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PSEG desktop tools attract Web site use

Electronic communication - Award of Excellence


In an effort to attract more union employees to the company's benefits Web site, Public Service Enterprise Group, a utility provider based in Newark, N.J., used innovations in online technology to take its benefits communication to the next level: personalization.

PSEG's "Versioned Your Benefits Desktop" provides customized information for its various employee populations. When employees log on, they have access only to information about the benefits programs for which they are eligible, in accordance with whether or not they are represented by a union, or are new hires or longtime employees.

The customized desktop, which won the Award of Excellence in the electronic communication category of the 2004 Business Insurance Employee Benefits Communication Awards competition, is the latest enhancement in an ongoing electronic communications effort that began in 1999, according to Jennifer Sofield, a communications consultant in the Bridgewater, N.J., office of Hewitt Associates Inc.

"We proposed the project, designed it, wrote it and we host it," said Ms. Sofield, who is a member of a six-person Hewitt team assigned to the PSEG account.

"Over the years, we've replaced so many pieces" of the paper communications that Hewitt had developed for PSEG, she said. A full electronic replacement has not yet been possible, Ms. Sofield explained, because many of PSEG's unionized employees-who comprise some 7,000 members of PSEG's total workforce of 12,000-are not yet "wired."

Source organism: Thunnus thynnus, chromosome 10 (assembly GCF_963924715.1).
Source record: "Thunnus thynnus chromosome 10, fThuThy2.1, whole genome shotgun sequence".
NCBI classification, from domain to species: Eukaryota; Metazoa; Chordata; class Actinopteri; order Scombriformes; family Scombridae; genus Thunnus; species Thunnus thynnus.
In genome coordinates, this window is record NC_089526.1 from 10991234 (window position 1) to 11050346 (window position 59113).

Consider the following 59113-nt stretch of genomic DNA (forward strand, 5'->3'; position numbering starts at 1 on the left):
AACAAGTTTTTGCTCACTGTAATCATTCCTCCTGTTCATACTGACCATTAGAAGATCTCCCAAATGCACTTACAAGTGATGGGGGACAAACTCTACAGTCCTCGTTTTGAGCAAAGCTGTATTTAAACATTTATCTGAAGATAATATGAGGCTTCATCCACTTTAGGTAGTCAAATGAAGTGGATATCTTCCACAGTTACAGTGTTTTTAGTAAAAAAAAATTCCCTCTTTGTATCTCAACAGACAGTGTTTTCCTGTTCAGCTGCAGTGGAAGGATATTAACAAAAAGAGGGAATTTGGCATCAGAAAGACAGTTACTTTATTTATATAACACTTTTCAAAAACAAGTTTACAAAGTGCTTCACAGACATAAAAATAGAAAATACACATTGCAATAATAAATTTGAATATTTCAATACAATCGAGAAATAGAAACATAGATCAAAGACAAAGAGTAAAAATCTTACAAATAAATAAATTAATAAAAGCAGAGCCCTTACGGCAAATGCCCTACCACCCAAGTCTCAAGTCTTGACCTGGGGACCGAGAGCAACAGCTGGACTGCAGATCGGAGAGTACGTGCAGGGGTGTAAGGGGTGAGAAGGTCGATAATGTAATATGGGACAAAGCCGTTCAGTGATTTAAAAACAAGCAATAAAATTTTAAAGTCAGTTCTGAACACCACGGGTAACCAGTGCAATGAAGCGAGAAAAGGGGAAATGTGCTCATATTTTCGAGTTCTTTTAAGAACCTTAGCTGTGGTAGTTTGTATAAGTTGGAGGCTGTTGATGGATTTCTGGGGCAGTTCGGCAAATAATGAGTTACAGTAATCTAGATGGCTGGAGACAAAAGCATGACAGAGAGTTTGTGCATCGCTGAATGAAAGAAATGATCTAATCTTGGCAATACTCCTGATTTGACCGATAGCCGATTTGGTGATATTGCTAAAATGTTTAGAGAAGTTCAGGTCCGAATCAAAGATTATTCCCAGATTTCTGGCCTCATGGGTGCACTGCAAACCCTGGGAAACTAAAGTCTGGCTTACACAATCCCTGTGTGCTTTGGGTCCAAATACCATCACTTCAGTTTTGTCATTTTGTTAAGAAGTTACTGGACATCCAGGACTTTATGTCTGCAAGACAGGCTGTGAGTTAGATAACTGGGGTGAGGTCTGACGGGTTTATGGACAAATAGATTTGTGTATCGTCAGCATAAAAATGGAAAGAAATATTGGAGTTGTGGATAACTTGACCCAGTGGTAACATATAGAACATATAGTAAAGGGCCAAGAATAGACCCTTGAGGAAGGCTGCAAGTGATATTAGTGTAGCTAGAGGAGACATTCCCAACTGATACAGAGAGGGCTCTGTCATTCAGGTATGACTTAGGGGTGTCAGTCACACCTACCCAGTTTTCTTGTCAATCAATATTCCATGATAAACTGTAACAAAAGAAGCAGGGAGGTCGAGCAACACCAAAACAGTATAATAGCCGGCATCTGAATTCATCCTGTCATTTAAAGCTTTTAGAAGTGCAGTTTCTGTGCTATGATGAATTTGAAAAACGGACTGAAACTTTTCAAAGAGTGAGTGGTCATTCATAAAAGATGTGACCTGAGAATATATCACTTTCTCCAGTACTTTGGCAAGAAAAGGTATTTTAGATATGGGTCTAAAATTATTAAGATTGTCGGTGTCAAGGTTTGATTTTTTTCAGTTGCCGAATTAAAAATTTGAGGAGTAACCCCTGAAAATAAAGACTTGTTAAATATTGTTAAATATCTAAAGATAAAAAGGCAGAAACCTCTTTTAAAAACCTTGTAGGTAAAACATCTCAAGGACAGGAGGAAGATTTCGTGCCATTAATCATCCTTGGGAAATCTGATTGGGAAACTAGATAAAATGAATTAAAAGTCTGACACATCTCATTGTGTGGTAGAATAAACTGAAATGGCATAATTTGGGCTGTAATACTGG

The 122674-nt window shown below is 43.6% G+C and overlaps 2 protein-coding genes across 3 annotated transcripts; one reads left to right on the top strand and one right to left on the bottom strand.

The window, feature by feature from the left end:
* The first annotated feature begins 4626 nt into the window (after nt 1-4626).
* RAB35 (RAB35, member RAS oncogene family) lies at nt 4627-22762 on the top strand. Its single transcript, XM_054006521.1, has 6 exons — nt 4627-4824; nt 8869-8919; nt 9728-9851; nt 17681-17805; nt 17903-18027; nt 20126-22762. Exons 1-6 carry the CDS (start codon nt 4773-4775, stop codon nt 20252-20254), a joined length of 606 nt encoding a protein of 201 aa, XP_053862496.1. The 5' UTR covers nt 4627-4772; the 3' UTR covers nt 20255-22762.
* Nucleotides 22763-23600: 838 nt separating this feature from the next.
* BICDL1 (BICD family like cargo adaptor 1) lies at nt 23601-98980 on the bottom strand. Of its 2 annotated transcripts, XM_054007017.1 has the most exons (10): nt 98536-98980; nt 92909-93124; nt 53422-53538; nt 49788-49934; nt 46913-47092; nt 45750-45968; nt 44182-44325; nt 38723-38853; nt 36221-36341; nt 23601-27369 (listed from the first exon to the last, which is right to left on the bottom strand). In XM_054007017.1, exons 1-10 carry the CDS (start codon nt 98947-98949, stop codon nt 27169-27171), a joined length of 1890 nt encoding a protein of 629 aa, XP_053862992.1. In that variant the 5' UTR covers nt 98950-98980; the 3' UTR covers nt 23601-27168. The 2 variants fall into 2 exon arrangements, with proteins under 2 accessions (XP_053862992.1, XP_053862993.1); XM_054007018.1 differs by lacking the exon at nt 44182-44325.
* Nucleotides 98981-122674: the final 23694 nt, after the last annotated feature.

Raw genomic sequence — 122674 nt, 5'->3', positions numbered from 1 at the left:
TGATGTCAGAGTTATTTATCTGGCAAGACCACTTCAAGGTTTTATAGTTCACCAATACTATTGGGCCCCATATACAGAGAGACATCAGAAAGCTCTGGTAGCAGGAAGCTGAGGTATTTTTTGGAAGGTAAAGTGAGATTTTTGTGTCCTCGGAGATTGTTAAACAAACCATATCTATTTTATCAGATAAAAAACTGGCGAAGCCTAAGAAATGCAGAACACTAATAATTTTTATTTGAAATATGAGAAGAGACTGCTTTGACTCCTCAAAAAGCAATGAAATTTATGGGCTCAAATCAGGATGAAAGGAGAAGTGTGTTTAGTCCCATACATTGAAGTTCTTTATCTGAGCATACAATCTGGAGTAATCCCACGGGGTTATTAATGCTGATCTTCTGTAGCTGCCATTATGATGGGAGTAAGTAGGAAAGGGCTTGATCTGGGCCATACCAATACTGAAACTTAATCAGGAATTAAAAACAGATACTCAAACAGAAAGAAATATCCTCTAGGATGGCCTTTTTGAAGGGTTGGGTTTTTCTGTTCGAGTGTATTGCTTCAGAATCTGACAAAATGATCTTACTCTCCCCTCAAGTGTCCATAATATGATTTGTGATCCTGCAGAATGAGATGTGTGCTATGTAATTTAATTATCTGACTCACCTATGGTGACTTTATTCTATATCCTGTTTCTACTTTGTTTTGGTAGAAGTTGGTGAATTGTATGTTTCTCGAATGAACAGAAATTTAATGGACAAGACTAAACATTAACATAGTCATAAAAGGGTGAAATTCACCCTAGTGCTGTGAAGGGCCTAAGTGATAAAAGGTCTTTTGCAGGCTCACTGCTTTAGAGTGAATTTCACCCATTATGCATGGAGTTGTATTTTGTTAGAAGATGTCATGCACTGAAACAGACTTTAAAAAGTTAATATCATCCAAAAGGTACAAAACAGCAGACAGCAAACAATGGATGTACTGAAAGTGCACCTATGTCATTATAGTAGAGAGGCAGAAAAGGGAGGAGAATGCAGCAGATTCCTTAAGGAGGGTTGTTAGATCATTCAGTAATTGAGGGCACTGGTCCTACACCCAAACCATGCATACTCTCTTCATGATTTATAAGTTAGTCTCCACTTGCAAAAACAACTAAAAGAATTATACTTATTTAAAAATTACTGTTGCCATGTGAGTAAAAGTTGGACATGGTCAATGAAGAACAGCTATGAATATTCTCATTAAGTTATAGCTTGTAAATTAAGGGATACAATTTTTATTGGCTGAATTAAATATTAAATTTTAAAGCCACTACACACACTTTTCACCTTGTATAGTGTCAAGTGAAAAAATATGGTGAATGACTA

But if PSEG were to replace just one of these print pieces-a complex fold-out health plan comparison tool-with the electronic version available on "Versioned Your Benefits Desktop," it would save the company $30,000 annually, Ms. Sofield estimated. The electronic benefits desktop, which took four months to develop at a total cost of $110,000, also features a retirement savings calculator, among other things.

"One of the biggest things we wanted to do was measure use by union populations," she said. "Many don't have computers at work."

But by tracking the origin of the hits to the site, "we know that a lot of people log on from non-PSEG computers. We also have over 500 people voluntarily subscribe their home e-mail addresses to the newswriter tool," Ms. Sofield said. The tool, she explained, was the brainchild of PSEG Director of Compensation and Benefits Dick Quinn, and it enables him to send out news headlines and articles targeted to specific populations.